Leading top-performing teams
Recruiting and training the right people for your teams is only half the battle. The other half is you.
It’s human nature to blame the bearer of bad news. A team has failed to deliver? Well, it must be their fault. The reality, though, is that it’s often the team leader – such as the owner of an SME – who’s failed to provide the right conditions for success.
Here are three tips to build your leadership capacity. How do you measure up?
1. Leading with emotional maturity
The real test of leadership is what stops a leader from achieving their goal. Sometimes, it’s external situations and seemingly impossible challenges. More often, it’s personal flaws and weaknesses. Perfection, for example, demands meticulous precision rather than reasonable effort, and creates impossible expectations for teams. Instead, emotionally mature leaders seek to achieve balance, including self-awareness, self-control, strong social skills and empathy.
Want to know more? Read Emotional Intelligence: Why it can matter more than IQ. Daniel Goleman’s world-leading book is still brilliant, 20 years after its first publication.
2. Commit to execution
When you’re on an entrepreneurial roll, it’s hard to slow the ideas down long enough to put them into some kind of order. Where many CEOs fail in their leadership is in valuing ideas over execution.
There’s no doubt Virgin founder Richard Branson is an extraordinary innovator – but he’s said many times that he learned early in his career to hand over the ideas to his key managers so they’d get done. As a leader, you need to do the same. Value the ideas but ensure they fit within your strategy, then commit to their full execution so their potential can be realised.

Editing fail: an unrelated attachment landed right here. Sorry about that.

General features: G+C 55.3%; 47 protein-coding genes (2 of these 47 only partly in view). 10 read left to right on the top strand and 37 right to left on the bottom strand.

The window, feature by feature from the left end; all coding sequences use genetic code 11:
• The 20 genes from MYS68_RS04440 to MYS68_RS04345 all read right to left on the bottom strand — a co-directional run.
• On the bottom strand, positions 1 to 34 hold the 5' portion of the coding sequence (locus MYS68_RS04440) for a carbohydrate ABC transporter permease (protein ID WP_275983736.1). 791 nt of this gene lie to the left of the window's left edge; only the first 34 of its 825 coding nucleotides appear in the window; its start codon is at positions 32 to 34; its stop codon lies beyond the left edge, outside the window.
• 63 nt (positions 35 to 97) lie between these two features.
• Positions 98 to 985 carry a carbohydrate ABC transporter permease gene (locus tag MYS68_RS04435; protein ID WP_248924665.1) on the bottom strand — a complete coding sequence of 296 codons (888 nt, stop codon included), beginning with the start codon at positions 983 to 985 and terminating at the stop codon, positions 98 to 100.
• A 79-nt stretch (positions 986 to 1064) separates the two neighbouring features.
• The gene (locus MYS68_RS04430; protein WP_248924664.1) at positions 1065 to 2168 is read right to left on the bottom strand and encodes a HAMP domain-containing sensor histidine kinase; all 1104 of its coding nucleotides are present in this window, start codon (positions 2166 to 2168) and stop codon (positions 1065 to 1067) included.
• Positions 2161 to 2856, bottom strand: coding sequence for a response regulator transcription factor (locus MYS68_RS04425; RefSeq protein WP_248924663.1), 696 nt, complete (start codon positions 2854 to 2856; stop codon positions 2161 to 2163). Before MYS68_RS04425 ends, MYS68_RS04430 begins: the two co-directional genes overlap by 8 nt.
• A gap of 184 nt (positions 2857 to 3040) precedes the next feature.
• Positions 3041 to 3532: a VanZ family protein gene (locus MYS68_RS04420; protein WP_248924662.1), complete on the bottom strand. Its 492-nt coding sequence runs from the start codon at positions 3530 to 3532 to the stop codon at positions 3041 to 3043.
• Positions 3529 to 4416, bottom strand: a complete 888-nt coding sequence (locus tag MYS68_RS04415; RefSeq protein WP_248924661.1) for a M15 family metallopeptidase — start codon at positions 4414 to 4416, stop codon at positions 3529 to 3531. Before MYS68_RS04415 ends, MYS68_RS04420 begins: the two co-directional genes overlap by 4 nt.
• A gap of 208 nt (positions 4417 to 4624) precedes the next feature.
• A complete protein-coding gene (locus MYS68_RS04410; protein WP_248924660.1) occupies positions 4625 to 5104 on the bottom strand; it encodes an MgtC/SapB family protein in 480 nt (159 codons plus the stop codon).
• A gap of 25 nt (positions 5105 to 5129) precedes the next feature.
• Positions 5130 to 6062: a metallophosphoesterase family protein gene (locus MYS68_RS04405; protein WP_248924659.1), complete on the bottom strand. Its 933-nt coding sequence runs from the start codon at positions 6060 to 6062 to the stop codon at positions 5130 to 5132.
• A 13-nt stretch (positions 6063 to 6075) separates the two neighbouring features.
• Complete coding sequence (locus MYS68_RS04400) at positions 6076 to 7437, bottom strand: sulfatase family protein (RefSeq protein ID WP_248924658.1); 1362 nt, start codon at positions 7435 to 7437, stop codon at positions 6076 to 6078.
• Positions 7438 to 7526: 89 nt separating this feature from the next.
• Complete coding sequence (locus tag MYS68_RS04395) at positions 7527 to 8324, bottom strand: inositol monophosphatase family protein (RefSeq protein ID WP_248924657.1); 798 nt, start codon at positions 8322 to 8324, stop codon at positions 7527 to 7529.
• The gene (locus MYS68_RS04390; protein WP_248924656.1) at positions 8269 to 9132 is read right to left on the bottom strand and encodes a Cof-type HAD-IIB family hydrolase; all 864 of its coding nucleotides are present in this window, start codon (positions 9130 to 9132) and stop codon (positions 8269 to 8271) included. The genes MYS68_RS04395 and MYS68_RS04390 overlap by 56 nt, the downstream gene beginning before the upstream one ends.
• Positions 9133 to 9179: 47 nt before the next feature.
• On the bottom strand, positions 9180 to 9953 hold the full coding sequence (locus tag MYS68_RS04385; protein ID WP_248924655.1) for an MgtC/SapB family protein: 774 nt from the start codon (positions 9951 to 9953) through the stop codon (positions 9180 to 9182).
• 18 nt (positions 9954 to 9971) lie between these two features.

Want to know more? Read Execution: The discipline of getting things done.Written by Larry Bossidy, Ram Charan and Charles Burck, it’s a great guide for translating thought into action.
3. Being everyone’s friend
The reality is that conflicts will and do happen within teams. Wise leaders leverage constructive conflict to get better results and understand that destructive conflict won’t be resolved without intervention.
Where some SMEs get stuck is in a need to be everyone’s friend, misunderstanding the difference between friendly and friendship. Assume that you need to be best mates with everyone in your team and you may discover you lack the distance to deal well with conflict when it arises.
Successful leaders maintain healthy boundaries and make resolving conflict – and building trust, for that matter – the shared responsibility of team members.
Want to know more? Read Being the Boss: The 3 Imperatives for Becoming a Great Leader by Linda Hill and Kent Lineback.